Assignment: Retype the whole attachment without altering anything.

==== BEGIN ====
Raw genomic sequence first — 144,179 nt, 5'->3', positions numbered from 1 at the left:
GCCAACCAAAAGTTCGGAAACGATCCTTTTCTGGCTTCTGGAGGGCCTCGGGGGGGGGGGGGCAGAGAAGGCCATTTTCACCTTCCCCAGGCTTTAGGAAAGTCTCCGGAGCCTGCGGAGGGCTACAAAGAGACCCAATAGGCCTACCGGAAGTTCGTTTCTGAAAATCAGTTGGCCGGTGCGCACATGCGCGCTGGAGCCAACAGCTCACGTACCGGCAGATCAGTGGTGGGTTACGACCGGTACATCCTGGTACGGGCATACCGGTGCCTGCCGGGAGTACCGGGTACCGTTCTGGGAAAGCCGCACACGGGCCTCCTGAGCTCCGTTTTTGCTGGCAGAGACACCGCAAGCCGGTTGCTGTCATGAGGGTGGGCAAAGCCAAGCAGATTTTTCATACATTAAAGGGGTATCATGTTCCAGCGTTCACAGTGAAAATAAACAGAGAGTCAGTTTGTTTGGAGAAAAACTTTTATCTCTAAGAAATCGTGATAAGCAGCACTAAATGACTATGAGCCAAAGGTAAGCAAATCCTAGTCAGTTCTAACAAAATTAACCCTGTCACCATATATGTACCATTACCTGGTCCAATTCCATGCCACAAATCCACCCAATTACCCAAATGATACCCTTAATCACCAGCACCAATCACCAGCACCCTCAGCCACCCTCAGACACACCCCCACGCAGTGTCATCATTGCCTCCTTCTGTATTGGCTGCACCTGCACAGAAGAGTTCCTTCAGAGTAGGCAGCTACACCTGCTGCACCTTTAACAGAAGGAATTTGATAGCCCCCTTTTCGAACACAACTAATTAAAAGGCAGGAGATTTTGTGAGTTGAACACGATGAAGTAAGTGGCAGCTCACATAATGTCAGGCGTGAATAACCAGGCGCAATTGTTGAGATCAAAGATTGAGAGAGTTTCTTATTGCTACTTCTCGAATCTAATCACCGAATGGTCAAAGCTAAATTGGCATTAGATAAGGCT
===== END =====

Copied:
Raw genomic sequence first — 144,179 nt, 5'->3', positions numbered from 1 at the left:
GCCAACCAAAAGTTCGGAAACGATCCTTTTCTGGCTTCTGGAGGGCCTCGGGGGGGGGGGGGCAGAGAAGGCCATTTTCACCTTCCCCAGGCTTTAGGAAAGTCTCCGGAGCCTGCGGAGGGCTACAAAGAGACCCAATAGGCCTACCGGAAGTTCGTTTCTGAAAATCAGTTGGCCGGTGCGCACATGCGCGCTGGAGCCAACAGCTCACGTACCGGCAGATCAGTGGTGGGTTACGACCGGTACATCCTGGTACGGGCATACCGGTGCCTGCCGGGAGTACCGGGTACCGTTCTGGGAAAGCCGCACACGGGCCTCCTGAGCTCCGTTTTTGCTGGCAGAGACACCGCAAGCCGGTTGCTGTCATGAGGGTGGGCAAAGCCAAGCAGATTTTTCATACATTAAAGGGGTATCATGTTCCAGCGTTCACAGTGAAAATAAACAGAGAGTCAGTTTGTTTGGAGAAAAACTTTTATCTCTAAGAAATCGTGATAAGCAGCACTAAATGACTATGAGCCAAAGGTAAGCAAATCCTAGTCAGTTCTAACAAAATTAACCCTGTCACCATATATGTACCATTACCTGGTCCAATTCCATGCCACAAATCCACCCAATTACCCAAATGATACCCTTAATCACCAGCACCAATCACCAGCACCCTCAGCCACCCTCAGACACACCCCCACGCAGTGTCATCATTGCCTCCTTCTGTATTGGCTGCACCTGCACAGAAGAGTTCCTTCAGAGTAGGCAGCTACACCTGCTGCACCTTTAACAGAAGGAATTTGATAGCCCCCTTTTCGAACACAACTAATTAAAAGGCAGGAGATTTTGTGAGTTGAACACGATGAAGTAAGTGGCAGCTCACATAATGTCAGGCGTGAATAACCAGGCGCAATTGTTGAGATCAAAGATTGAGAGAGTTTCTTATTGCTACTTCTCGAATCTAATCACCGAATGGTCAAAGCTAAATTGGCATTAGATAAGGCT